I may have a choice of internet providers but what i do on the internet once I pay for the service should not be hindered or accelerated to sites that company has contracted with.
I pay for the service, a speed and or download limit and expect to be able to use that unhindered by the provider by them or any side deals they have.
It's really pretty simple.
Doing away with the Net Neutrality regulations is just handing the internet over to the big Corporations to do whats in their best intrest and not that of the paying users..

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Wulfman...
 
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Re: OT - Net Neutrality

Postby Wulfman... on Sun Dec 03, 2017 12:37 am

jtravel wrote:Net Neutrality is a good thing and should not be rescinded.
Their is only one Internet and it's the Information super highway. It should be Neutral.
I may have a choice of internet providers but what i do on the internet once I pay for the service should not be hindered or accelerated to sites that company has contracted with.
I pay for the service, a speed and or download limit and expect to be able to use that unhindered by the provider by them or any side deals they have.
It's really pretty simple.
Doing away with the Net Neutrality regulations is just handing the internet over to the big Corporations to do whats in their best intrest and not that of the paying users..


Sounds like you're contradicting yourself.


Den

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AirPump
 
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Re: OT - Net Neutrality

Postby AirPump on Sun Dec 03, 2017 4:02 am

Oh Goodness Wulfman. For a person who's so well informed and helpful about sleep-apnea and CPAP matters, I'm surprised to see that you would post a link to a junk opinion web site like brietbart. That's right up there with that conspiracy nutcase at infowars for the meadow muffin of the year award. There are so many places to get news and information that have at least a shred of journalistic integrity that it's hard to imagine why any real Christian would entertain supporting brietbart - a site where the Northern Idaho skin-heads hangout that is about as far from the message of the New Testament as one can get.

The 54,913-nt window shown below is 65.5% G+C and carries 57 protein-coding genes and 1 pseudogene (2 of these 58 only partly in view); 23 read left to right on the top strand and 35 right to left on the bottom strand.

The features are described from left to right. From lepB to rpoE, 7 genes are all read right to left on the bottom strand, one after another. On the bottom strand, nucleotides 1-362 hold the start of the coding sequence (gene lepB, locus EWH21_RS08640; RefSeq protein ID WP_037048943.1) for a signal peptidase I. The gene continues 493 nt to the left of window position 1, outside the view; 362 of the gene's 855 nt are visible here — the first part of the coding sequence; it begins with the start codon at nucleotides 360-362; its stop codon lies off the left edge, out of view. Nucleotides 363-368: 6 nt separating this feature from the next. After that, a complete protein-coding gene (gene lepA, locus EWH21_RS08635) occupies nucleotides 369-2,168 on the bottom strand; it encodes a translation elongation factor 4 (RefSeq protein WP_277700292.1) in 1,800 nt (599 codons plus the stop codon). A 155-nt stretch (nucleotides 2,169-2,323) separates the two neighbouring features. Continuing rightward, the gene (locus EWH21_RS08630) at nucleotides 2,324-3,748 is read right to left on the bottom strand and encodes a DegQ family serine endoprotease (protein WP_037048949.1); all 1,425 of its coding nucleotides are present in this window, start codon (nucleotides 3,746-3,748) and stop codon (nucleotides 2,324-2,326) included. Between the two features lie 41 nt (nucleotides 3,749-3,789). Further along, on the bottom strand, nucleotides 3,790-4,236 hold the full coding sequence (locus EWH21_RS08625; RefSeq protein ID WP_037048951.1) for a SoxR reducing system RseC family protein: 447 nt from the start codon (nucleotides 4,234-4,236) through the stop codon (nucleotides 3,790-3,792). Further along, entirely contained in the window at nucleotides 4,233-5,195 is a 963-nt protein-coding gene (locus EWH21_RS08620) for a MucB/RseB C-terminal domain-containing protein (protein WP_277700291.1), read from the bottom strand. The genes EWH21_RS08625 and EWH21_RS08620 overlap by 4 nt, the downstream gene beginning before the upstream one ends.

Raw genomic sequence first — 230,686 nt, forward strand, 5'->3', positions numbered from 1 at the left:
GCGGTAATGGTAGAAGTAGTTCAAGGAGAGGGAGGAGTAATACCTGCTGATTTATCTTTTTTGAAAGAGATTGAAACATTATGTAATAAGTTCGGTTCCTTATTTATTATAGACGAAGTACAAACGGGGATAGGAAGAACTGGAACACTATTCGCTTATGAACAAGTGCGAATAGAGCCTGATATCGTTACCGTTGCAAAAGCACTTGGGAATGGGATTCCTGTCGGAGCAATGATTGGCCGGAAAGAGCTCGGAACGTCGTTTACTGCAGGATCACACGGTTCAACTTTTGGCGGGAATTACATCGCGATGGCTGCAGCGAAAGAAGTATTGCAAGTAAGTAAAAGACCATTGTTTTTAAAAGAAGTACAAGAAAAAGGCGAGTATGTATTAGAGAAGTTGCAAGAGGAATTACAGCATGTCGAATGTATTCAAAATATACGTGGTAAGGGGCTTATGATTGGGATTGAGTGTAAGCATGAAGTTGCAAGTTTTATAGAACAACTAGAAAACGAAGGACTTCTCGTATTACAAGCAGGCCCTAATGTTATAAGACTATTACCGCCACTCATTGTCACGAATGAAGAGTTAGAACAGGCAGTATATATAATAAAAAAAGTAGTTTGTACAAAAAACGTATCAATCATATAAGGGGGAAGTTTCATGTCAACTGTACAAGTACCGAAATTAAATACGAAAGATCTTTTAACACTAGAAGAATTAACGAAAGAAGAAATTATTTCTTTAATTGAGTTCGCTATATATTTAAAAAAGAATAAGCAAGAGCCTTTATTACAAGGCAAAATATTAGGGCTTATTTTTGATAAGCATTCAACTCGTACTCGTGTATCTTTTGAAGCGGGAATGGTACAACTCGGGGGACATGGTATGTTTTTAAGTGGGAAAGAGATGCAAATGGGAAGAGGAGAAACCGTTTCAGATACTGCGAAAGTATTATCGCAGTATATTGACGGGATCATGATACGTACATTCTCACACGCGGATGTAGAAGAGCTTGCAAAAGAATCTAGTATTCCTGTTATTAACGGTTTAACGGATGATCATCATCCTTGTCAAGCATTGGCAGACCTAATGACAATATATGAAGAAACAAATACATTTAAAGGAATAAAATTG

Back on topic however, it looks like Net Neutrality will be headed to the courts and become one more issue in upcoming elections if Pai actually ignores the will of the people and hands the internet in this country to the telcos. As you've already correctly observed, there is big money behind preserving the internet as a neutral Title II utility for everyone, and not turning it into a windfall profit playground for a small number of Corporate monopoly interests who provide considerable dark money to campaigns. When there's no competition for internet service in over three-quarters of the country's markets, nothing good will come of this because there is no free-market to permit users to dump their ISP.

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Re: OT - Net Neutrality

Postby zoocrewphoto on Sun Dec 03, 2017 4:53 am

AirPump wrote:When there's no competition for internet service in over three-quarters of the country's markets, nothing good will come of this because there is no free-market to permit users to dump their ISP.


Where is the percentage coming from? What data is it based on?

I did some looking as it find it strange that people would only one have option for internet service. I found a report that had it broken down by speed, and your numbers only worked for the super high speed option. For lower speeds, 63% and 75% had 3+ options and 90+% had at least 2 options.

Also, a lot of people get internet through their phone in addition to their computer internet service, often a different company. I can use my phone as a hotspot for wifi if I need to, even though I have wifi via comcast in the house.

I'm not arguing either side of this law as I really don't understand what changed 2 years ago or what would be affected now. Just trying to understand how it could be true that most people don't have multiple options for internet service.

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Re: OT - Net Neutrality

Postby jnk... on Sun Dec 03, 2017 9:16 am

This helped me, because I am a dummy:

Proponents of Net Neutrality include . . . companies like Microsoft, eBay, Amazon, Twitter. . . . Opponents of Net Neutrality include tech giants such as Cisco, IBM, Juniper, Ericsson, etc.--"Net Neutrality for Dummies,"
by Desislava Stankova, Jan 5, 2016, http://elaw.guide/net-neutrality-for-dummies/


So as I read it, no matter which side one is on, one is siding with large corporations.

Is it possible, then, to be neutral about neutrality?
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Re: OT - Net Neutrality

Postby amenite on Sun Dec 03, 2017 10:38 am

Why not take a pause from the debate to see if your identity was hijacked and used to post fake comments to the FCC web site about this issue? The Attorney General of New York is providing this handy tool to query the FCC comments ...

https://ag.ny.gov/fakecomments